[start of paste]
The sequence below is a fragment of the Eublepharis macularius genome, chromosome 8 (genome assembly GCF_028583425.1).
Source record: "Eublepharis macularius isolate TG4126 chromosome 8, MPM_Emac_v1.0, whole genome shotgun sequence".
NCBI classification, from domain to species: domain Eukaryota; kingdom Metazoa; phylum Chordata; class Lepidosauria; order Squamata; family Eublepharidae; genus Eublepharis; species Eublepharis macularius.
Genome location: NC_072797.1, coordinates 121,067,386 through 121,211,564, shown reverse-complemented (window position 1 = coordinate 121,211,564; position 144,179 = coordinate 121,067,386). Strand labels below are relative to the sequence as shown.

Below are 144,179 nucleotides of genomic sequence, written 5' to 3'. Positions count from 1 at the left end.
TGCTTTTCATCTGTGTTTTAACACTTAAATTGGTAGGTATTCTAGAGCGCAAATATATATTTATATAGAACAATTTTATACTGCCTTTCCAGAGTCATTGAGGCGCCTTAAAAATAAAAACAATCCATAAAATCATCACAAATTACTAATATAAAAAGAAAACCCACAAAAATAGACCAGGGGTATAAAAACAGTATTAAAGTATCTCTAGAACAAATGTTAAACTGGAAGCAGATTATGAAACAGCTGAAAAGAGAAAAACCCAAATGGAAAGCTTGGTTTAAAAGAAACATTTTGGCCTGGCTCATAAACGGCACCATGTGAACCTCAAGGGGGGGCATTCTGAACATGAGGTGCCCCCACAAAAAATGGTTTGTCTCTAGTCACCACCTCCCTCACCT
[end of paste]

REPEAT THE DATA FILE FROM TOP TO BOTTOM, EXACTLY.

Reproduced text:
The sequence below is a fragment of the Eublepharis macularius genome, chromosome 8 (genome assembly GCF_028583425.1).
Source record: "Eublepharis macularius isolate TG4126 chromosome 8, MPM_Emac_v1.0, whole genome shotgun sequence".
NCBI classification, from domain to species: domain Eukaryota; kingdom Metazoa; phylum Chordata; class Lepidosauria; order Squamata; family Eublepharidae; genus Eublepharis; species Eublepharis macularius.
Genome location: NC_072797.1, coordinates 121,067,386 through 121,211,564, shown reverse-complemented (window position 1 = coordinate 121,211,564; position 144,179 = coordinate 121,067,386). Strand labels below are relative to the sequence as shown.

Below are 144,179 nucleotides of genomic sequence, written 5' to 3'. Positions count from 1 at the left end.
TGCTTTTCATCTGTGTTTTAACACTTAAATTGGTAGGTATTCTAGAGCGCAAATATATATTTATATAGAACAATTTTATACTGCCTTTCCAGAGTCATTGAGGCGCCTTAAAAATAAAAACAATCCATAAAATCATCACAAATTACTAATATAAAAAGAAAACCCACAAAAATAGACCAGGGGTATAAAAACAGTATTAAAGTATCTCTAGAACAAATGTTAAACTGGAAGCAGATTATGAAACAGCTGAAAAGAGAAAAACCCAAATGGAAAGCTTGGTTTAAAAGAAACATTTTGGCCTGGCTCATAAACGGCACCATGTGAACCTCAAGGGGGGGCATTCTGAACATGAGGTGCCCCCACAAAAAATGGTTTGTCTCTAGTCACCACCTCCCTCACCT